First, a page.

THE biggest cattle slaughter for 36 years boosted Meat and Livestock Australia's (MLA) income from producer transaction levies by 13 per cent in 2013-14 to $106 million.
A 19.1pc jump in government support to $46.7m and a 12.1pc lift in processor contributions to $10.8 million pushed MLA's total income to $188.5m, a 16.2pc increase compared with the previous year.
The Australian Bureau of Agricultural and Resource Economics and Sciences (ABARES) has estimated 9.6m cattle were slaughtered in 2013-14, the highest since 1978-79, as drought-hit farmers across eastern Australia were forced to offload stock.
MLA spent $181.1m in 2013-14, an increase of 9.2pc, including $85.2 million on marketing, a decrease of 1.2pc from the previous year, and $95.8m on research and development (R&D), an increase of 20.4pc. Corporate costs totalled $11.4m.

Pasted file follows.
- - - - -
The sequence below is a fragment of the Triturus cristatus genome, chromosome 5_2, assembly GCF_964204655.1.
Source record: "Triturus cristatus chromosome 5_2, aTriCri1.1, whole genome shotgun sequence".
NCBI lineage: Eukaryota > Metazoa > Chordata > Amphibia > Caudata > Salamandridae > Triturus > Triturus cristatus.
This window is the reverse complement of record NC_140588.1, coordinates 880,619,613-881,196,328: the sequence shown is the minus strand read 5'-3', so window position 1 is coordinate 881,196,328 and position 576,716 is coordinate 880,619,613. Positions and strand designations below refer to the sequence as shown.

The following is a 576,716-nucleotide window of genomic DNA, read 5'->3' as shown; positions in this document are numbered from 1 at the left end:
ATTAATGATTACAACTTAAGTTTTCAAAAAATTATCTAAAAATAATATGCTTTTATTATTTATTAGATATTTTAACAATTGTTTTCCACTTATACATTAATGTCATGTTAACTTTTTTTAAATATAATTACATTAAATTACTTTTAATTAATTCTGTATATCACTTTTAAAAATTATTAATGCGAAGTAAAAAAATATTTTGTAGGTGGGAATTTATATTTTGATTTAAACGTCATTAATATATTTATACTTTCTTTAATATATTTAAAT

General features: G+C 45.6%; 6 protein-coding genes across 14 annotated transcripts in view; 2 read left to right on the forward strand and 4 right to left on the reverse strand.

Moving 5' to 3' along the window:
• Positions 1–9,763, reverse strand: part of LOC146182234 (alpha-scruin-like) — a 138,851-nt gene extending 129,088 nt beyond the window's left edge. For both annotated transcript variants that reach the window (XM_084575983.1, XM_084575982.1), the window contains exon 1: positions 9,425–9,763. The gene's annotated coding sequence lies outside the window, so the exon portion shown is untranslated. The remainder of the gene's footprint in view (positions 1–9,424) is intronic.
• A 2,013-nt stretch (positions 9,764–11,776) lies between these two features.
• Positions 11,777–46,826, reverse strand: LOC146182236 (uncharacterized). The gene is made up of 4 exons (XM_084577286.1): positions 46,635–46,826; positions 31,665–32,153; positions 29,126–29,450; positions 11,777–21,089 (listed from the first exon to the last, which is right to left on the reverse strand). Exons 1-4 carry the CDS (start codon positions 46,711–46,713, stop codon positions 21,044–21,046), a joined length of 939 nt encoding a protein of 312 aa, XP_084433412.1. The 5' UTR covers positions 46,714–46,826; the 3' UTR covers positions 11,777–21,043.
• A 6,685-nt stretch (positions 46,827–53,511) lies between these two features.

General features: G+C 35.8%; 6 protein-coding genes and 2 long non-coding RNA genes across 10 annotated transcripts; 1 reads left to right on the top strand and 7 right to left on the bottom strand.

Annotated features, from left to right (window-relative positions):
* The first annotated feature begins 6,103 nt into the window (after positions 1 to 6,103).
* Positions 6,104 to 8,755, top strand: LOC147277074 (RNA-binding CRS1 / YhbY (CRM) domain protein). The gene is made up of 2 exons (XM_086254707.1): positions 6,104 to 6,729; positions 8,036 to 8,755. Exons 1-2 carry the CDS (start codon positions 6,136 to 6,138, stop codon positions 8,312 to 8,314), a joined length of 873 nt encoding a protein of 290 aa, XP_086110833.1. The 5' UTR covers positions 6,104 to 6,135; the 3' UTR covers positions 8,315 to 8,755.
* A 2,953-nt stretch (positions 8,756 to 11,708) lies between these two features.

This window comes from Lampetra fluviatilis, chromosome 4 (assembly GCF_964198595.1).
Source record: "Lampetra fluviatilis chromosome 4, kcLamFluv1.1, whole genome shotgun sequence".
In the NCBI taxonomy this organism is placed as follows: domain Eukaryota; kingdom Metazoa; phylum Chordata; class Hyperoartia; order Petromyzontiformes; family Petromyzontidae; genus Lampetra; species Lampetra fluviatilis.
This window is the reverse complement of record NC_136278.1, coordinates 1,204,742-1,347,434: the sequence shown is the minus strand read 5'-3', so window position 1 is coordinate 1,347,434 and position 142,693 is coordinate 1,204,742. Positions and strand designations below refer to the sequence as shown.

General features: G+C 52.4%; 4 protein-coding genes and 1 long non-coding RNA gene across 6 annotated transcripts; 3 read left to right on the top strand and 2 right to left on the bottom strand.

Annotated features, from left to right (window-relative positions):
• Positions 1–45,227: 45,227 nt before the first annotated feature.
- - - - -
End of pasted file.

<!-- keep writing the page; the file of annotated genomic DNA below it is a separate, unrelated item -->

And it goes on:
The biggest contributor to MLA's coffers was $61.2m from grassfed cattle levies, almost twice the $34.2m collected from lamb and mutton levies. Grainfed cattle levies generated $9.8m.
MLA's surplus for the year was $7.4m, taking its retained income to $49.1m including $22.2m in retained lamb levies.
During 2013-14, the MLA Donor Company, which manages private investments in red meat R&D with supporting government contributions, attracted a total of $25.9m.
Since its inception in 1999, the company has approved 649 research contracts worth $227.8m.
The MLA had 49,260 members at June 30, 2014, an increase of 1.3pc on the previous year. Almost 42,000 of them produce grassfed beef while 19,262 grow sheep and prime lambs.
MLA's annual general meeting will be held at 2pm on Thursday, November 13, at The Concourse, 409 Victoria Avenue, Chatswood, Sydney.